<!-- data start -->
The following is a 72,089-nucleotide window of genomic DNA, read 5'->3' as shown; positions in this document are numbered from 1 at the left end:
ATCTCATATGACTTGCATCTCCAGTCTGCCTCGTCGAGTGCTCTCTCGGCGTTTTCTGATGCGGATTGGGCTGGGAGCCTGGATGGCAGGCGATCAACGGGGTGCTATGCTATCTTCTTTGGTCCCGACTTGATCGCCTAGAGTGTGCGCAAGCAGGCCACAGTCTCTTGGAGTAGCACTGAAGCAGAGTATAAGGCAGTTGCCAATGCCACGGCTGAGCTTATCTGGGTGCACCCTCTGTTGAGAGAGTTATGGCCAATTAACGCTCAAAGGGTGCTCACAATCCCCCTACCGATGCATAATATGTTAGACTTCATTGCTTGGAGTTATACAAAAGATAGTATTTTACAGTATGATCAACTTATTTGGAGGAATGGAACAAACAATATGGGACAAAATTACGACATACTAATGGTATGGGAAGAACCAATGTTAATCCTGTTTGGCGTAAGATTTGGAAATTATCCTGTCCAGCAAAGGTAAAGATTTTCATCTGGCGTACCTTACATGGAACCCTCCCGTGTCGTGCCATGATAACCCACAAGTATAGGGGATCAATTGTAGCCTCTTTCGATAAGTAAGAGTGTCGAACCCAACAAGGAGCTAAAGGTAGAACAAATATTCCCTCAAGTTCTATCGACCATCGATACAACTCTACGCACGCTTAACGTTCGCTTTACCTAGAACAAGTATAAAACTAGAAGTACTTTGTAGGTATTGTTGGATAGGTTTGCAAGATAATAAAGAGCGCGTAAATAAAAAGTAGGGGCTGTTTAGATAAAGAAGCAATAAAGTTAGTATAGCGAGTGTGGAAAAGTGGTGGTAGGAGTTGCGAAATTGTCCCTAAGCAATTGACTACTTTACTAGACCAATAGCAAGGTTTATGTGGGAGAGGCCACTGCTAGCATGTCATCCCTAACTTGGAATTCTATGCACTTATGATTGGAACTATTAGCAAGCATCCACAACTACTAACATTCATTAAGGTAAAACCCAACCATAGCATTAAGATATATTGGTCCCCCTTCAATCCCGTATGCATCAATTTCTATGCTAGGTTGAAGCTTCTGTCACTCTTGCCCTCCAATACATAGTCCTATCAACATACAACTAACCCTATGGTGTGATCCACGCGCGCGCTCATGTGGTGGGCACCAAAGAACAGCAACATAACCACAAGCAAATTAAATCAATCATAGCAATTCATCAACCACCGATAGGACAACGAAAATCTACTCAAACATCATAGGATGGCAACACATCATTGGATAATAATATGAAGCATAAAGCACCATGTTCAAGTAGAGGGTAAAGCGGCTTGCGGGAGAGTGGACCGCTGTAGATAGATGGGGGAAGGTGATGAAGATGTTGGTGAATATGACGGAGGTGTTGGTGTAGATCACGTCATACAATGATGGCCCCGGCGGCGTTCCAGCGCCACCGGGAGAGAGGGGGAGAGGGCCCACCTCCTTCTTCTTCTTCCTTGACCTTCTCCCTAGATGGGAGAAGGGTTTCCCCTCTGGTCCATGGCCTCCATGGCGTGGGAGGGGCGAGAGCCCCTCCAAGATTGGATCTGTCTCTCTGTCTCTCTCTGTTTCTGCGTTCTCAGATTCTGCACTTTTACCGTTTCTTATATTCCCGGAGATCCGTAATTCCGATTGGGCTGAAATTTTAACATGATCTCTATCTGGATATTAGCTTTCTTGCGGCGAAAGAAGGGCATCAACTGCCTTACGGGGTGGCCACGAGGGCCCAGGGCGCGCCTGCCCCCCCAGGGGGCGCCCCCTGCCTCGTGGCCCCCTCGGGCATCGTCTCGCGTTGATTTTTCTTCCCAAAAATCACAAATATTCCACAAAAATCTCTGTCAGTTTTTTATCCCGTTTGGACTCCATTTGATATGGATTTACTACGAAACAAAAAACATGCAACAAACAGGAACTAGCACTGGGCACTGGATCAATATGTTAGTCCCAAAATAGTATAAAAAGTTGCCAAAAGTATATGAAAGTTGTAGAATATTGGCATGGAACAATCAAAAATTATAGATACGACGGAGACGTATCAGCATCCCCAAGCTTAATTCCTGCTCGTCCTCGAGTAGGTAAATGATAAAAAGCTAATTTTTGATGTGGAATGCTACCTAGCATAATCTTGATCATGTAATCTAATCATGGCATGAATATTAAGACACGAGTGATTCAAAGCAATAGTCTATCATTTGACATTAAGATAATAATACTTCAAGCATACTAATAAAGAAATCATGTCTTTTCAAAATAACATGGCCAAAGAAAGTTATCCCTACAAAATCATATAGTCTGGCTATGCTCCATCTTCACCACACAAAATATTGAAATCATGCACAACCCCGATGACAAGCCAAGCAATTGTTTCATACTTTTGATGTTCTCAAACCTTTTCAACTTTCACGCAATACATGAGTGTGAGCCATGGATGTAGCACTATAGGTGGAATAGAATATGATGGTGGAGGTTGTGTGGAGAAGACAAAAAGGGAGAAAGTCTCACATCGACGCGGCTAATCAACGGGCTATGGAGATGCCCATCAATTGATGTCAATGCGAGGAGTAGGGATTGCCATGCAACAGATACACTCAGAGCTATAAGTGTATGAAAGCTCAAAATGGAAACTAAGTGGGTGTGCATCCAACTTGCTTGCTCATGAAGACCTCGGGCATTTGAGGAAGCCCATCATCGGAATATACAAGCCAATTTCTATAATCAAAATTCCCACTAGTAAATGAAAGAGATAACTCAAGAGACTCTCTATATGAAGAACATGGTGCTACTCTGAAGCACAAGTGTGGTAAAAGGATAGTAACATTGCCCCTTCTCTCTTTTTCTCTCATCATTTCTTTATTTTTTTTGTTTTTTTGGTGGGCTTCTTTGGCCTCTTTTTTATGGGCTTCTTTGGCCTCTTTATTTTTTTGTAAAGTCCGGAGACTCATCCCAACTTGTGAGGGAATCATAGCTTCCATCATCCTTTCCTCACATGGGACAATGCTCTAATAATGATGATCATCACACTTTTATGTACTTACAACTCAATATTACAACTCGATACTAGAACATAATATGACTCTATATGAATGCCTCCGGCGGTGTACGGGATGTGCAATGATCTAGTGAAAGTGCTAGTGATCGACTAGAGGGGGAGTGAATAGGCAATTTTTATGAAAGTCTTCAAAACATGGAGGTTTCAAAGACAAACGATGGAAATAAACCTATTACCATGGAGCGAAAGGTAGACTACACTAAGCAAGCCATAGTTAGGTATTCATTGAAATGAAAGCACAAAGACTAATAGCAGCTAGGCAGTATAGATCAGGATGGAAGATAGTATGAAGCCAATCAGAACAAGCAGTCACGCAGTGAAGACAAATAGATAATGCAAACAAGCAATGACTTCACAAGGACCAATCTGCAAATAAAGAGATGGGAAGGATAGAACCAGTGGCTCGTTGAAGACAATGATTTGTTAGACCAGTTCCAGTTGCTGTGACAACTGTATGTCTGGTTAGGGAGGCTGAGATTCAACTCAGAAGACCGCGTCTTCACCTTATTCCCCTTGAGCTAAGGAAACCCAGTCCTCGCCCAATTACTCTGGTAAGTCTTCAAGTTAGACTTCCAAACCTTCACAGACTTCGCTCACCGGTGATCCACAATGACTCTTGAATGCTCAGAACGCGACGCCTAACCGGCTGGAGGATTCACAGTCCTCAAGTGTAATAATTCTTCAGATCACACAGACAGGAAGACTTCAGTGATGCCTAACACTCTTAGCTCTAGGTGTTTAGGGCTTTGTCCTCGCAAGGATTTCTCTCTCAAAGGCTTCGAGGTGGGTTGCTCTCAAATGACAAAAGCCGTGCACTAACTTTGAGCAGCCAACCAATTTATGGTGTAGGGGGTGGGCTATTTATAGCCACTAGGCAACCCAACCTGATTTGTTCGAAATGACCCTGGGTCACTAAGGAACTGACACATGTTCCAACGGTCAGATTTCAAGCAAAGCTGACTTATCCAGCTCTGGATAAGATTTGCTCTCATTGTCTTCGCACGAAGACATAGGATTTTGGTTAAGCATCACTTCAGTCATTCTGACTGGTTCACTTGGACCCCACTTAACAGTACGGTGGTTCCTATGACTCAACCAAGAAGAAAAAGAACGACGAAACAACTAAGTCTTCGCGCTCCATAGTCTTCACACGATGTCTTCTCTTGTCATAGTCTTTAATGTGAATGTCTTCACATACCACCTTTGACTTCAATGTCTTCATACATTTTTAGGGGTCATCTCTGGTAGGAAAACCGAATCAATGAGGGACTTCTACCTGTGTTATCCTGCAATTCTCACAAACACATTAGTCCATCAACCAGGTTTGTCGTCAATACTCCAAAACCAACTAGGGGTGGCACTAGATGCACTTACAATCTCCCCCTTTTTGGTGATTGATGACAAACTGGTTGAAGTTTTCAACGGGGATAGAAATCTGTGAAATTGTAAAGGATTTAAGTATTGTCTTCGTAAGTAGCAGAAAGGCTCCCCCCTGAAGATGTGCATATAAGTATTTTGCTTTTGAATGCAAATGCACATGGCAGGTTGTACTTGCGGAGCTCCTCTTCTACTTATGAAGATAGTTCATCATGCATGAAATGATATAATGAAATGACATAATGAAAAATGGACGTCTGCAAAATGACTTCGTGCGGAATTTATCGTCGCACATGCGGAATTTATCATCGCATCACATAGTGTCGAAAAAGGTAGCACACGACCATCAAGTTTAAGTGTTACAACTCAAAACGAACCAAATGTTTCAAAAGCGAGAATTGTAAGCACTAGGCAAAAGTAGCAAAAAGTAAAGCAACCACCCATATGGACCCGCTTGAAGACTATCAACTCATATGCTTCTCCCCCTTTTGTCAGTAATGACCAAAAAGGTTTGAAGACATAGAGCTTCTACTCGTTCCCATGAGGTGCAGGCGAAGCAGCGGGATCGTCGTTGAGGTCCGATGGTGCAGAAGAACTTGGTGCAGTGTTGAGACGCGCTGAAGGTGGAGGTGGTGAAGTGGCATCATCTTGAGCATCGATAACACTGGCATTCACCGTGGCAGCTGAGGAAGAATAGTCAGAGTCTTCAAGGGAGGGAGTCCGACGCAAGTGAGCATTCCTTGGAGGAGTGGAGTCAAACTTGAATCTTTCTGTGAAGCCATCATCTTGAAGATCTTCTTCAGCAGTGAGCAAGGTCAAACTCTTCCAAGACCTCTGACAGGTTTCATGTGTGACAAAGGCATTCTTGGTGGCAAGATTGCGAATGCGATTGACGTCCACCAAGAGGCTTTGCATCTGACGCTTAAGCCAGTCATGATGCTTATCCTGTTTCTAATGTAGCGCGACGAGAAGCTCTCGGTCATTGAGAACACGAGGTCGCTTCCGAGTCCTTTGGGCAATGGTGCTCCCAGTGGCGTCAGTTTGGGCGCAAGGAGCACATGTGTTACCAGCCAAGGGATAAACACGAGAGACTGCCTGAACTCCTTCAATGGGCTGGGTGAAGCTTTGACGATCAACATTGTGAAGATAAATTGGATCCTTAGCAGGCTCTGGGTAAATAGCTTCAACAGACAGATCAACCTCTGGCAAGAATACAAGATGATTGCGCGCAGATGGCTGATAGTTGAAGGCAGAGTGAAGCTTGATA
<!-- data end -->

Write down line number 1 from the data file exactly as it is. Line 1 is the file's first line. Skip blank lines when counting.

The following is a 72,089-nucleotide window of genomic DNA, read 5'->3' as shown; positions in this document are numbered from 1 at the left end: